This month’s bulletin features articles about the following: • The Ebola epidemic: – a turning point for global health – relects the global health workforce crisis – vaccine Read More
Neglected Tropical Diseases
The Guardian: Pills, philanthropy, and parasitic worms Ellen Agler, chief executive, and Warren Lancaster, senior vice president of program, both at the End Fund “…The global movement to end NTDs has seen significant momentum in recent years. One of the most promising aspects of this is that new partners have joined the efforts, including private…More
Ami Waters | Global Health Core | The nurse greets the patient outside a newly constructed tent at the front of the clinic. She has Read More
by Junni Wei, Alana Hansen, Qiyong Liu, Yehuan Sun, Phil Weinstein, Peng Bi Increased incidence of hand, foot and mouth disease (HFMD) has been recognized as a critical challenge to communicable disease control and public health response. This study aimed to quantify the association between climate variation and notified cases of HFMD in selected cities of Shanxi Province, and to provide evidence for disease control and prevention. Meteorological variables and HFMD cases data in 4 major cities (Datong, Taiyuan, Changzhi and Yuncheng) of Shanxi province, China, were obtained from the China Meteorology Administration and China CDC respectively over the period 1 January 2009 to 31 December 2013.
by Benoit Stijlemans, Jennifer Cnops, Peter Naniima, Axel Vaast, Viki Bockstal, Patrick De Baetselier, Stefan Magez Extracellular trypanosomes can cause a wide range of diseases and pathological complications in a broad range of mammalian hosts. One common feature of trypanosomosis is the occurrence of anemia, caused by an imbalance between erythropoiesis and red blood cell clearance of aging erythrocytes.
by Till F. Omansen, Jessica L. Porter, Paul D
by Séverine Thys, Kabemba E. Mwape, Pierre Lefèvre, Pierre Dorny, Tanguy Marcotty, Andrew M.
by Robert S. Onsare, Francesca Micoli, Luisa Lanzilao, Renzo Alfini, Chinyere K. Okoro, Anne W.
by Regina Ching Hua Lee, Justin Jang Hann Chu Chikungunya virus (CHIKV) is the only causative agent of CHIKV fever with persistent arthralgia, and in some cases may lead to neurological complications which can be highly fatal, therefore it poses severe health issues in many parts of the world. CHIKV transmission can be mediated via the Aedes albopictus mosquito; however, very little is currently known about the involvement of mosquito cellular factors during CHIKV-infection within the mosquito cells.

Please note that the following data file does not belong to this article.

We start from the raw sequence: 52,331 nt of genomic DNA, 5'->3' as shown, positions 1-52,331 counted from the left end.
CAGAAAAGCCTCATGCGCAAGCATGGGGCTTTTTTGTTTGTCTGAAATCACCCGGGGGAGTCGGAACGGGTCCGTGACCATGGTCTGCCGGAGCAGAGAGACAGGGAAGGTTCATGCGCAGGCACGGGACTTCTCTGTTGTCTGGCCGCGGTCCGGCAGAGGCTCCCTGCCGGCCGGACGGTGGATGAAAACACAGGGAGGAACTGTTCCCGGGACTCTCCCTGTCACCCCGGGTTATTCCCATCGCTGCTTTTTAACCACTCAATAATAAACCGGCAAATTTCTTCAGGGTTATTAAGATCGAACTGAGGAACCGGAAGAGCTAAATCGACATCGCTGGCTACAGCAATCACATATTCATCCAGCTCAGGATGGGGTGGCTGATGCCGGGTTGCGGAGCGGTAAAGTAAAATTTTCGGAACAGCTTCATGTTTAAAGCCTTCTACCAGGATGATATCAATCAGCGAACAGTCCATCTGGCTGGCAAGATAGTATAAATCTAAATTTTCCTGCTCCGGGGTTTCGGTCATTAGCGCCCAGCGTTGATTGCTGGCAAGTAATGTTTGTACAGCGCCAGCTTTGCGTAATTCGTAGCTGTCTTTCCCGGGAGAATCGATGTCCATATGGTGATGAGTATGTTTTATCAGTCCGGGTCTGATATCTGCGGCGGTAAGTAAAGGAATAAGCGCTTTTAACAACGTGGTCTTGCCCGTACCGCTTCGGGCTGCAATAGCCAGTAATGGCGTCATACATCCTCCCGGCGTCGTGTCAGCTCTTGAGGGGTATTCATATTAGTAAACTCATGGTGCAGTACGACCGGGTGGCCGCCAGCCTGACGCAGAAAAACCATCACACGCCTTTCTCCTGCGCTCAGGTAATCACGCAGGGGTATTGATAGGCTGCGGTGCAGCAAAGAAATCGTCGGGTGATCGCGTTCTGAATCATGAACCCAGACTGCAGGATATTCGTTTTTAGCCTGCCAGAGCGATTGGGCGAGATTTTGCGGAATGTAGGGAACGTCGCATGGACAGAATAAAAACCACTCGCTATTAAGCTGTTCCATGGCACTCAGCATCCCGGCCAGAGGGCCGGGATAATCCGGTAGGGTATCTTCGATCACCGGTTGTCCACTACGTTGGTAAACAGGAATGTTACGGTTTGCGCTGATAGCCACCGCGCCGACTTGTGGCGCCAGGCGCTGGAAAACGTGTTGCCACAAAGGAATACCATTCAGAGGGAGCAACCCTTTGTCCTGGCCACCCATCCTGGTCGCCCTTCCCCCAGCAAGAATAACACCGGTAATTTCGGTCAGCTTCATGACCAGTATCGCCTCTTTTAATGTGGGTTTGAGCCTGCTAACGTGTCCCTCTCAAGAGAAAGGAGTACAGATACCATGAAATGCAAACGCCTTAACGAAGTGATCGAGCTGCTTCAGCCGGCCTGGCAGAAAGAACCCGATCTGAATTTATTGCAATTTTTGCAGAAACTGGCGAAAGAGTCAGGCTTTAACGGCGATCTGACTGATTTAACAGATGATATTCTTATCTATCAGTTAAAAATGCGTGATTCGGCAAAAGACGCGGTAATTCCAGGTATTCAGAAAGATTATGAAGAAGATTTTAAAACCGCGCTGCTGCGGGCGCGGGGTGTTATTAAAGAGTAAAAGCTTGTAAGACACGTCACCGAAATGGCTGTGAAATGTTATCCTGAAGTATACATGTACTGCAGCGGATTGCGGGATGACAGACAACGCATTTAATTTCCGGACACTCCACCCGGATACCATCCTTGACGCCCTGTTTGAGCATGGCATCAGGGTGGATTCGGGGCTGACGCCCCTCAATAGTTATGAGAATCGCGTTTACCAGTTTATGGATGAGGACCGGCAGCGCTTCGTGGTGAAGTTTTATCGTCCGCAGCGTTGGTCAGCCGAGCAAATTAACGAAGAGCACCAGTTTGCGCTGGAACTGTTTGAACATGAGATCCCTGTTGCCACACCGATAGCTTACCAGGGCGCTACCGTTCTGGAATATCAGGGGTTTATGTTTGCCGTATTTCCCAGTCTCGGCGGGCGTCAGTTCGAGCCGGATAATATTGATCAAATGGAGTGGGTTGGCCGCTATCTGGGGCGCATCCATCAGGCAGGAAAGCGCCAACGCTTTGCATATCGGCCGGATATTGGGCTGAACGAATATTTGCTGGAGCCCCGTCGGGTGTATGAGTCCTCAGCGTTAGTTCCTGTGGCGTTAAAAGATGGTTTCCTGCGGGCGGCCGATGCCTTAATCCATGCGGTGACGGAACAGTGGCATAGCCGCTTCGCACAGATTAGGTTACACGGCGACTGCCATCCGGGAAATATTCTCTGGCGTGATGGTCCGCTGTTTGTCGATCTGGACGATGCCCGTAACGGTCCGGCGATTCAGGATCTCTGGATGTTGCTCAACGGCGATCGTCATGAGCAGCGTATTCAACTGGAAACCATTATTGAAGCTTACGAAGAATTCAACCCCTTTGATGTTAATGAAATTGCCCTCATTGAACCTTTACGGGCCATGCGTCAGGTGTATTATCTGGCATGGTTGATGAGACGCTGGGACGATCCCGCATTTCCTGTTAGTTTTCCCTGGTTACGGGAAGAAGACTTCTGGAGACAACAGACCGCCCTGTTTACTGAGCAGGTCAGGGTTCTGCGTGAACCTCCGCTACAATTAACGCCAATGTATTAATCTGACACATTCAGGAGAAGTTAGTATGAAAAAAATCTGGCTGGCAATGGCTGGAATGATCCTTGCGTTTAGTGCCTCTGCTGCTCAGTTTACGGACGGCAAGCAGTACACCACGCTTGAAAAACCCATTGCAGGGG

by Ralf Krumkamp, Nimako Sarpong, Norbert Georg Schwarz, Julia Adelkofer, Wibke Loag, Daniel Eibach, Ralf Matthias Hagen, Yaw Adu-Sarkodie, Egbert Tannich, Jürgen May Introduction Diarrheal diseases are among the most frequent causes of morbidity and mortality in children worldwide, especially in resource-poor areas. This case-control study assessed the associations between gastrointestinal infections and diarrhea in children from rural Ghana. Methods Stool samples were collected from 548 children with diarrhea and from 686 without gastrointestinal symptoms visiting a hospital from 2007–2008.
by Lucia Romani, Josefa Koroivueta, Andrew C. Steer, Mike Kama, John M.
by Glyn A. Vale, John W.
by Kate E. Mounsey, Hugh C. Murray, Helle Bielefeldt-Ohmann, Cielo Pasay, Deborah C.
by Meghan R. Perry, Vijay K. Prajapati, Joris Menten, Andrea Raab, Joerg Feldmann, Dipankar Chakraborti, Shyam Sundar, Alan H.
Credit: PLOS Neglected Tropical Diseases 2014 Reviewer Thank You
by Fiorella Bianchi, Zulma Cucunubá, Felipe Guhl, Nadia Lorena González, Hector Freilij, Rubén Santiago Nicholls, Juan David Ramírez, Marleny Montilla, Astrid Carolina Flórez, Fernando Rosas, Victor Saavedra, Nubia Silva Background Chagas disease is an anthropozoonosis caused by Trypanosoma cruzi. Two drugs are currently used for the etiological treatment of the disease: Nifurtimox (Lampit) and Benznidazole. This study presents a quasi-experimental trial (non-control group) of sixty-two patients who were treated for Chagas disease with Nifurtimox (Lampit), and were then followed for 30 months post-treatment